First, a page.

Finance Minister Anton Siluanov said Russia will urge the G20 countries with reserve currencies to pursue transparent macroeconomic policies. "Several countries, including Russia, invest the reserves of their national banks and their sovereign reserves in the assets of large foreign economies. As investors in these assets, we need to understand these countries' policies, the budget and the monetary and credit policies they plan to pursue in the coming years, what we would gain by investing our assets in them, etc.," the Finance Minister said.
Mr. Siluanov went on to say that Russia plans to use the G20 venue to discuss the need to coordinate member countries' macroeconomic policies. "We should take a firm stance on those countries that influence the global economy in terms of understanding their fiscal and budget plans. Therefore, we plan to raise the issue of macroeconomic coordination within the G20, primarily the coordination of large economies on which the global economy as a whole depends," he said.
Furthermore, "we will use Russia's G20 presidency to discuss the possibility of stricter compliance with the commitments made under the framework agreements that set the parameters for forecasting member countries' key financial indicators, such as debt, budget projections and unemployment," Anton Siluanov said. "We believe that a decision to encourage strict compliance with commitments made under G20 agreements would be the right thing to do in order to coordinate macroeconomic policies," he said.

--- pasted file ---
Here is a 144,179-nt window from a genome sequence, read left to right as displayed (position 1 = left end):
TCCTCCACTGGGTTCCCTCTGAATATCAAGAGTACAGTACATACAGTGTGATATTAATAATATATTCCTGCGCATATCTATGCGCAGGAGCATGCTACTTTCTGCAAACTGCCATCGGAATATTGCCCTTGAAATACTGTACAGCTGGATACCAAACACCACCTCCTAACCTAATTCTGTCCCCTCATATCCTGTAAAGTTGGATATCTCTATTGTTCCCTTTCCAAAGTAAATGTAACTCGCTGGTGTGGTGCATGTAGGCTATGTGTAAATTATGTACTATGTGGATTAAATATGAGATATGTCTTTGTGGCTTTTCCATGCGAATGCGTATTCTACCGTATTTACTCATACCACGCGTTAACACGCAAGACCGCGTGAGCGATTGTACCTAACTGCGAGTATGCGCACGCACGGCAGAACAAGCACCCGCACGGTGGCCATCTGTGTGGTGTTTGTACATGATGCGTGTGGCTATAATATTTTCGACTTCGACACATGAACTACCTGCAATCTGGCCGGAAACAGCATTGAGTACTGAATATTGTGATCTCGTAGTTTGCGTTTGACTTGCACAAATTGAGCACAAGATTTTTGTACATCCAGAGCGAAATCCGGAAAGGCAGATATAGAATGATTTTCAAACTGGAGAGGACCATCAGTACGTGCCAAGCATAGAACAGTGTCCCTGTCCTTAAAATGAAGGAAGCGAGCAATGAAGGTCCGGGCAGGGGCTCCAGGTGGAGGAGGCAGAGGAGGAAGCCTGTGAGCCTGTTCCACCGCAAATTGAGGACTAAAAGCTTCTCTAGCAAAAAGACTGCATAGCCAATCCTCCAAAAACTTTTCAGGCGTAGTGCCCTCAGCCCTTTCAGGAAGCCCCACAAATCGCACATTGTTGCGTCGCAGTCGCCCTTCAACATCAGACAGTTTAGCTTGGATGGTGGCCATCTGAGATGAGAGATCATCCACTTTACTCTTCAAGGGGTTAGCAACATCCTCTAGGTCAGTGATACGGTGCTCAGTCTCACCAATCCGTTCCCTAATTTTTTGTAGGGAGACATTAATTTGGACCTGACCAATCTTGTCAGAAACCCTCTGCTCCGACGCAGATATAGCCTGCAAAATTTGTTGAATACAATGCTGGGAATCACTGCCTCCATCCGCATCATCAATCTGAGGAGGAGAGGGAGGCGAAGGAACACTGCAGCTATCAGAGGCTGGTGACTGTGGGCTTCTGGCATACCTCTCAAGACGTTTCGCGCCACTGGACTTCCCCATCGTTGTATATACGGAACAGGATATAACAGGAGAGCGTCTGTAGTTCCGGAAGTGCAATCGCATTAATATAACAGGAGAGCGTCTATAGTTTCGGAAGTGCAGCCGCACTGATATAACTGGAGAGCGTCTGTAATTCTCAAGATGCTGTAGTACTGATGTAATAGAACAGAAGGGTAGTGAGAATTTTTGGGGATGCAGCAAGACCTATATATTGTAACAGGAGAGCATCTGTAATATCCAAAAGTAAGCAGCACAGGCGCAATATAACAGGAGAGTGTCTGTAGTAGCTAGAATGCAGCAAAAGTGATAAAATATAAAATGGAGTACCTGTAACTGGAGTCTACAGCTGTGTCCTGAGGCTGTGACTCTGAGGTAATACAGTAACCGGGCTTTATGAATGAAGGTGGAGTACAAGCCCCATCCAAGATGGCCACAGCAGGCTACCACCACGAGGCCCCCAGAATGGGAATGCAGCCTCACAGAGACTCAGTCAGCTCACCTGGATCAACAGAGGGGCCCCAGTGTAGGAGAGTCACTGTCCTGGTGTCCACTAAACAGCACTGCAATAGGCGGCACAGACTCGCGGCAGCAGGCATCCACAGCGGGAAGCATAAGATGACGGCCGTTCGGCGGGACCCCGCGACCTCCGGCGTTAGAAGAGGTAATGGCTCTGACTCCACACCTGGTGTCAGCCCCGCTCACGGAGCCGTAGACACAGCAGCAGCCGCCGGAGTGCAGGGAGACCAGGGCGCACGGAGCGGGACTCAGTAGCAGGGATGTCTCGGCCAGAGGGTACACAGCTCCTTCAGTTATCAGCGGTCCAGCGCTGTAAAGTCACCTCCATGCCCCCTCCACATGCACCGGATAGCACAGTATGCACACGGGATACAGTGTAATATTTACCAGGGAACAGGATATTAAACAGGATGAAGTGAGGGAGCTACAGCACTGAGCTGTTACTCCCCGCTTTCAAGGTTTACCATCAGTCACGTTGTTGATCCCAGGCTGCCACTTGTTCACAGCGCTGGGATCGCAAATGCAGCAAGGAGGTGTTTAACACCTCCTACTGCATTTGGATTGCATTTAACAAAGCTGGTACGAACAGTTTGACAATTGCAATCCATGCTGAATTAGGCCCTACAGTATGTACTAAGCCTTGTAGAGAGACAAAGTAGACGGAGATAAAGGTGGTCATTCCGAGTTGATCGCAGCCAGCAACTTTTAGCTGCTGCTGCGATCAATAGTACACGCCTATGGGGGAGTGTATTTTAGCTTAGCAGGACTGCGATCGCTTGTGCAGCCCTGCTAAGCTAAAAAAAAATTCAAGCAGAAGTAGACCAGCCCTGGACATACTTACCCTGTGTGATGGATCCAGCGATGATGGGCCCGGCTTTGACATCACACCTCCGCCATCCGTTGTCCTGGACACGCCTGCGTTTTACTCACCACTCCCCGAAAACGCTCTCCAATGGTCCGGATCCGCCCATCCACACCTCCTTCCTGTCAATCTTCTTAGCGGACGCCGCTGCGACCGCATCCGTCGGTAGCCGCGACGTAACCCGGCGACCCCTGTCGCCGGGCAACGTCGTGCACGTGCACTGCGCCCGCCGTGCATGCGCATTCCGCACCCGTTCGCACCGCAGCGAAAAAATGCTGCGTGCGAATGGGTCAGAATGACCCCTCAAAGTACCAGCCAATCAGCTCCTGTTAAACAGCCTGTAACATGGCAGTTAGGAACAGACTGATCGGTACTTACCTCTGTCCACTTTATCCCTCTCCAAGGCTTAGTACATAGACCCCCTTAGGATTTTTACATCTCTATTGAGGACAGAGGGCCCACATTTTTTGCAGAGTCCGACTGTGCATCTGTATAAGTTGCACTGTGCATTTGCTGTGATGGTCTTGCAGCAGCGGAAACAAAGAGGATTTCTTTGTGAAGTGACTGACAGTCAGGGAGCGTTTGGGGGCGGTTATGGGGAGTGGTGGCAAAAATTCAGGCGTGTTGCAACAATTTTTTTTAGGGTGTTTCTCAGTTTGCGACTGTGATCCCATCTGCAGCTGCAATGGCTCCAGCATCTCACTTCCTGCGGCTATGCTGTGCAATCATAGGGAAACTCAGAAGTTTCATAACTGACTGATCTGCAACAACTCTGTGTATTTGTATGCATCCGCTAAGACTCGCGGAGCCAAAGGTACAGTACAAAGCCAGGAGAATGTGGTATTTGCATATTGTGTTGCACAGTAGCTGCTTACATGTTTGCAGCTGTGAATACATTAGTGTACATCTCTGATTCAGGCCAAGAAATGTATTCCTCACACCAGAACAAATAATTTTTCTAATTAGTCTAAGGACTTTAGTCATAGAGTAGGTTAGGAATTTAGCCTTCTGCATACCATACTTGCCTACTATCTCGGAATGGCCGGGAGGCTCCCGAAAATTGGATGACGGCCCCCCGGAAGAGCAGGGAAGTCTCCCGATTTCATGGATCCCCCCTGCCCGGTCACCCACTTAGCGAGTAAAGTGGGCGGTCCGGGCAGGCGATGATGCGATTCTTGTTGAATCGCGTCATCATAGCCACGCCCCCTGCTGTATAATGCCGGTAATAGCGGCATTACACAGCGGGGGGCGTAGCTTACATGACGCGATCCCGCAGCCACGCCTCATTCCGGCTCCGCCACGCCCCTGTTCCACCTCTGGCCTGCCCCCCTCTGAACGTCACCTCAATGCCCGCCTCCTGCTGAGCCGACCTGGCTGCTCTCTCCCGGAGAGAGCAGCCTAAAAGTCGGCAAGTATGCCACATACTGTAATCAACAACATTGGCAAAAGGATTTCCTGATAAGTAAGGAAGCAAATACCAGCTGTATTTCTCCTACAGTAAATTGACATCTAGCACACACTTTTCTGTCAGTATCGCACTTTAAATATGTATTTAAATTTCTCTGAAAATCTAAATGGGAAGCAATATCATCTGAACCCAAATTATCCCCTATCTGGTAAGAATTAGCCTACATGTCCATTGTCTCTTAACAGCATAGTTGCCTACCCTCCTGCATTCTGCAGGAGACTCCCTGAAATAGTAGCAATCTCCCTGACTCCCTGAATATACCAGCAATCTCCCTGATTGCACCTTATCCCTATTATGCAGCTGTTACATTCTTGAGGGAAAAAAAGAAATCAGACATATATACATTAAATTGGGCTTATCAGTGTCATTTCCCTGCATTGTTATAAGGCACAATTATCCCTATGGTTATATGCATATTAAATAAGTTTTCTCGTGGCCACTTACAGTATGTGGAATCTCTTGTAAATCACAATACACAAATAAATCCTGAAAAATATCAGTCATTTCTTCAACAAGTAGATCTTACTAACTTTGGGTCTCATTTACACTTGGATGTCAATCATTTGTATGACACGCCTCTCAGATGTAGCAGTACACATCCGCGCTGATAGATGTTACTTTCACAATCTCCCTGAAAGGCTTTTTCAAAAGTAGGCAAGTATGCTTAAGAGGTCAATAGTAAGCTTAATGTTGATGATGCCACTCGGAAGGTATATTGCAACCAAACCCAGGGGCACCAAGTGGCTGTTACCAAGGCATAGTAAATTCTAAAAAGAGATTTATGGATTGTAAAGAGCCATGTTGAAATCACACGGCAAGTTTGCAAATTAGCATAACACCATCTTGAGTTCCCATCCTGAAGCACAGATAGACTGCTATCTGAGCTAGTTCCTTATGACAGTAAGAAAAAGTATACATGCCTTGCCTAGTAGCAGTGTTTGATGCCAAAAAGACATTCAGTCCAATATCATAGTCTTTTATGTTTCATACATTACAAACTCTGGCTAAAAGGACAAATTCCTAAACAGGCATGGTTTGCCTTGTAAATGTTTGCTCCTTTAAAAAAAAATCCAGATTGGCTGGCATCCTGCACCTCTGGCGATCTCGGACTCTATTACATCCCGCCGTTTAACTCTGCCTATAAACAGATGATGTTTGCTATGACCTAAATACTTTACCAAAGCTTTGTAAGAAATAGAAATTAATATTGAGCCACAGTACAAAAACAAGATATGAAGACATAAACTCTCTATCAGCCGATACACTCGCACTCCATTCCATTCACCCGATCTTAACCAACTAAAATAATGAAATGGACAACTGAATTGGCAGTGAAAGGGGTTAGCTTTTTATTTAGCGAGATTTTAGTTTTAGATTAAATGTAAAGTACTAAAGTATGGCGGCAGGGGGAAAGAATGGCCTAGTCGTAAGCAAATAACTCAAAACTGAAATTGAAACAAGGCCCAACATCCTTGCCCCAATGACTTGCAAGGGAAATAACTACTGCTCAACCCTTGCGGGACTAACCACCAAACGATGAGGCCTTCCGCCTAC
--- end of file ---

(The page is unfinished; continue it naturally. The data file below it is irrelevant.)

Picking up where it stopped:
He said that another issue on the G20 agenda in 2013 will be revising the acceptable level of sovereign debt. Asked if the ceiling could be raised to 80% or even 90% of GDP in the next few years, the Russian Finance Minister said: "Yes, I think it is possible to discuss this issue in principle. But we must also have a clear view of the trend. We must understand that in the long term this ceiling is incompatible with stimulating economic growth and financial stability." On the other hand, it is impossible to quickly drop below the ceilings stipulated in the previous agreements, Mr. Siluanov said.